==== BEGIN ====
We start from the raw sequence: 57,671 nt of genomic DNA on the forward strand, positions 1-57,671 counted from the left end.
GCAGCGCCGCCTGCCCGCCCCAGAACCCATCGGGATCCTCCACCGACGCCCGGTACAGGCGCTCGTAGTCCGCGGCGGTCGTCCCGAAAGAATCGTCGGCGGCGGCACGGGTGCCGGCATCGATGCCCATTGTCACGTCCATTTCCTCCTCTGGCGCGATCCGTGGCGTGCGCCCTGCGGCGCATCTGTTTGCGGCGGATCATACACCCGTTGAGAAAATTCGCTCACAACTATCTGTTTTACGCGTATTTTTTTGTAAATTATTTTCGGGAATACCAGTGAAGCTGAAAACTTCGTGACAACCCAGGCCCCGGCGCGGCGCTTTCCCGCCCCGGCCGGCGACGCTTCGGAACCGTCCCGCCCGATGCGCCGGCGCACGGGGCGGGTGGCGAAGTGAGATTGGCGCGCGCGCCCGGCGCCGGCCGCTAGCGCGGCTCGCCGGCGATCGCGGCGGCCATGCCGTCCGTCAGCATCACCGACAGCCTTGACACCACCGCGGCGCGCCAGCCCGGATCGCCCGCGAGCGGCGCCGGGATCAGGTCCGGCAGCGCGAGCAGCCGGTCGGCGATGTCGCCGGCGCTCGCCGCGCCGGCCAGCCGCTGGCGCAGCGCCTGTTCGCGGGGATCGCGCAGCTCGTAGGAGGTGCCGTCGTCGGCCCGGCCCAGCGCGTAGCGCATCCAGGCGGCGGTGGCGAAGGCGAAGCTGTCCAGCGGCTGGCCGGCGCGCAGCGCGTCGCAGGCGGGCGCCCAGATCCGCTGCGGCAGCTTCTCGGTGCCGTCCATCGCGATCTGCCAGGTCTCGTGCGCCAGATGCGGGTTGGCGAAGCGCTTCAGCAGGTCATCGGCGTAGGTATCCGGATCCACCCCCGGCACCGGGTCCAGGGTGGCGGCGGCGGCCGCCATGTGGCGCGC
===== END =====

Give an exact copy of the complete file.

We start from the raw sequence: 57,671 nt of genomic DNA on the forward strand, positions 1-57,671 counted from the left end.
GCAGCGCCGCCTGCCCGCCCCAGAACCCATCGGGATCCTCCACCGACGCCCGGTACAGGCGCTCGTAGTCCGCGGCGGTCGTCCCGAAAGAATCGTCGGCGGCGGCACGGGTGCCGGCATCGATGCCCATTGTCACGTCCATTTCCTCCTCTGGCGCGATCCGTGGCGTGCGCCCTGCGGCGCATCTGTTTGCGGCGGATCATACACCCGTTGAGAAAATTCGCTCACAACTATCTGTTTTACGCGTATTTTTTTGTAAATTATTTTCGGGAATACCAGTGAAGCTGAAAACTTCGTGACAACCCAGGCCCCGGCGCGGCGCTTTCCCGCCCCGGCCGGCGACGCTTCGGAACCGTCCCGCCCGATGCGCCGGCGCACGGGGCGGGTGGCGAAGTGAGATTGGCGCGCGCGCCCGGCGCCGGCCGCTAGCGCGGCTCGCCGGCGATCGCGGCGGCCATGCCGTCCGTCAGCATCACCGACAGCCTTGACACCACCGCGGCGCGCCAGCCCGGATCGCCCGCGAGCGGCGCCGGGATCAGGTCCGGCAGCGCGAGCAGCCGGTCGGCGATGTCGCCGGCGCTCGCCGCGCCGGCCAGCCGCTGGCGCAGCGCCTGTTCGCGGGGATCGCGCAGCTCGTAGGAGGTGCCGTCGTCGGCCCGGCCCAGCGCGTAGCGCATCCAGGCGGCGGTGGCGAAGGCGAAGCTGTCCAGCGGCTGGCCGGCGCGCAGCGCGTCGCAGGCGGGCGCCCAGATCCGCTGCGGCAGCTTCTCGGTGCCGTCCATCGCGATCTGCCAGGTCTCGTGCGCCAGATGCGGGTTGGCGAAGCGCTTCAGCAGGTCATCGGCGTAGGTATCCGGATCCACCCCCGGCACCGGGTCCAGGGTGGCGGCGGCGGCCGCCATGTGGCGCGC